Some Thoughts on Slicing: Slice of Life 27/31 #sol17

slice of life

It’s not so much a daily writing challenge as it’s a daily publishing challenge, and that’s very different. With daily writing, I play, I ponder. I spend more time staring out the window. I patiently follow a thread through several meandering pages, and I don’t mind if it’s a dead end.

With daily publishing, there is no such thing as patiently following a thread through several pages. If it hasn’t started to resolve itself into a piece within a paragraph or two, I scrap it and move on to the next idea.

In some ways, the Slicing Challenge is really a daily ideas challenge. Most days, I generate and reject 5-10 ideas before landing on the piece that I will write.

It is not always the best ideas that get written. It’s the writable-in-the-time-and-with-the-energy-I-have ideas that get written. Sometimes an idea I want to write gets set aside for another day, when I will presumably have more time and energy. Sometimes the best ideas get set aside indefinitely because the best ideas often take too much time to percolate and begin to cohere. If this were a daily writing challenge, I could write a bit on them each day and develop them slowly. But with a daily publishing challenge, I just don’t have time to develop the bigger ideas.

Of course the point of the slice is that it’s small, manageable, a moment. But even moments need time to bake. It took three Saturdays before I could figure out the very simple solution to the piece I wanted to write about my Saturday afternoon routine. The piece just wouldn’t write—until I landed on the repetition of “On Saturdays” at the beginning of each paragraph. And then suddenly, there the piece was.

A daily publishing challenge can be therapeutic for would-be recovering perfectionists and commitment-phobes. A piece has to be finished and published. I can’t tinker indefinitely. I can’t even tinker for more than an hour because I don’t have more than an hour most days to devote to writing. During March, I learn to be comfortable with “right enough” and “polished enough.”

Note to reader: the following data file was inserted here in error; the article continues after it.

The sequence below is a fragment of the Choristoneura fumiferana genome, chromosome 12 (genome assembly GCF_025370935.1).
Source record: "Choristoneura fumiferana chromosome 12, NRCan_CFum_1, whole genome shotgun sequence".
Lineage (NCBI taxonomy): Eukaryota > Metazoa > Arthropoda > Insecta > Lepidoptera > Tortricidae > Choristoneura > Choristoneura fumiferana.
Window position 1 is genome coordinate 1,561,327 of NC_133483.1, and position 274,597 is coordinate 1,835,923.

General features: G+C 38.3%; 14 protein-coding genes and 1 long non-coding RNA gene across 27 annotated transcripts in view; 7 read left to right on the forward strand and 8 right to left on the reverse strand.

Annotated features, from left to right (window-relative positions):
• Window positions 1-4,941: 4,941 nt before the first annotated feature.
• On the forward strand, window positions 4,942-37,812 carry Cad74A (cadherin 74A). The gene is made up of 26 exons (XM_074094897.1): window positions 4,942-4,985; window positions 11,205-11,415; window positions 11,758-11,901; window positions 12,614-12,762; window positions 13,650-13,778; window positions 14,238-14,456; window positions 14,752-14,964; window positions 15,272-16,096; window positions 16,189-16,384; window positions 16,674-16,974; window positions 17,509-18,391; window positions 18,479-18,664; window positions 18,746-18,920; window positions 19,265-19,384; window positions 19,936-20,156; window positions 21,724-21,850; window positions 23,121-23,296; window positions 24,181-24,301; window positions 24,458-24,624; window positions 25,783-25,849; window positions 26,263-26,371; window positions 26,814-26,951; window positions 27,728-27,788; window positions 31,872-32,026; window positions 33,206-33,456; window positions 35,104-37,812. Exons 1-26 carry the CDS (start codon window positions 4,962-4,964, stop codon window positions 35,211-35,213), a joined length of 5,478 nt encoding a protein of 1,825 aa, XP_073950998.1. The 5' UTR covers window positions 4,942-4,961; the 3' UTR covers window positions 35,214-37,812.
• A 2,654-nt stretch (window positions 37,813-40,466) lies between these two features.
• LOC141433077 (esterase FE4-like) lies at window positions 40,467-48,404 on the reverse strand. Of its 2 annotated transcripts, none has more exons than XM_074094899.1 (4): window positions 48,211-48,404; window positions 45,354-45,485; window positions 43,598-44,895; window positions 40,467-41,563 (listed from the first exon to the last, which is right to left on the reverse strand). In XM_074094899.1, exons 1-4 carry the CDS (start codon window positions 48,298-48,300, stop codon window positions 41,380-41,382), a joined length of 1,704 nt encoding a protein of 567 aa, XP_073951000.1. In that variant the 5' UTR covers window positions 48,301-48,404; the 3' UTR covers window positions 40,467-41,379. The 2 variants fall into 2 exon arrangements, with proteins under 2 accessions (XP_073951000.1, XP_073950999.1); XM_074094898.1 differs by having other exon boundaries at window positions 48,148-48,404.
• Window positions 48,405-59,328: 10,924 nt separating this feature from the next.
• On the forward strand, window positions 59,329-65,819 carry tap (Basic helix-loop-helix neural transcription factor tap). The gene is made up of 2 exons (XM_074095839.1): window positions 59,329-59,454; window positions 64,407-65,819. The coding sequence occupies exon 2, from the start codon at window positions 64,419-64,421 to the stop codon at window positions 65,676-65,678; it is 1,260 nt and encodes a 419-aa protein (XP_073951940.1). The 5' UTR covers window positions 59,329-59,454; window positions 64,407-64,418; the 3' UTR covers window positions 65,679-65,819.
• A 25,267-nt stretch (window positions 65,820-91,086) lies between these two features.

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12 thoughts on “Some Thoughts on Slicing: Slice of Life 27/31 #sol17

  1. That last paragraph resonated so much with me! I am one of those perfectionists:) I agree that this challenge has forced me to click the Publish button because I have a hard time letting go of pieces of writing. I have discovered that I need to be forced to put my work out there for everyone to see.

  2. You know, this really speaks from the heart and is so, so true. I feel many times I just slap a post together just to say I posted. And then I ask myself, is this really writing? I have so many drafts started that have sat there for so long, just waiting for the time to polish it. Hopefully, this helps you know that you are not alone!

  3. I appreciate the way you point out that while slices are small and manageable, they still take time to bake. As you point out, though, we don’t have all day to spend in the kitchen! Thank you for a post that gives me some perspective about my own writing practice as it’s coming to be a regular part of my routine.

  4. I was thinking about this idea today. Some posts this month have been harder than others and some just barely seemed worthy to publish. There is something about the commitment to publish… not every piece will be my best but I think that’s ok. I enjoyed your reflections!

  5. I like this–it is a the daily generating of ideas that can be taxing. I viewed this as a writer’s notebook of sorts. I quickly wrote with an idea, an impulse which leads me to more focused writing. Now, comes the baking.

  6. You are so thoughtful. I love it. Meanwhile I’m sitting over here thinking “what’s the most semi-humorous thing that happened today?” so I can hurry up and write about it.

  7. I have abandoned several pieces this month because I found that I lacked the emotional energy the topic deserved. It’s been interesting to see what gets written and what I actually publish. Although, like you, I don’t have a lot of time to waste words. The writing challenge has been a worthy exercise in putting our flaws out there, which I find is both the best and hardest part.

  8. Absolutely. It’s an ideas game. And all about time limitations. I have some things I want to write that are hours long for sure in terms of time investment. Which I just don’t have. Yet sometimes what gets written in just 15 minutes is much better than something I would have put tons of energy into. I am shocked by how many pieces we have all managed to write this month.

  9. I totally agree with you. It’s not the writing. It’s the publishing something every single day. And letting it go and be good enough somedays, when I know it’s really nowhere near what I could write, if I just had time. This writing for an audience is hard work for those of us who are perfectionists.

  10. You have hit the nail on the head, as they say. Daily publishing is os much harder than daily writing. I wonder if this is true for my students as well. Not so much writing every day which we do already in the classroom, but that daily pressure to publish. You have made me think this early morning.

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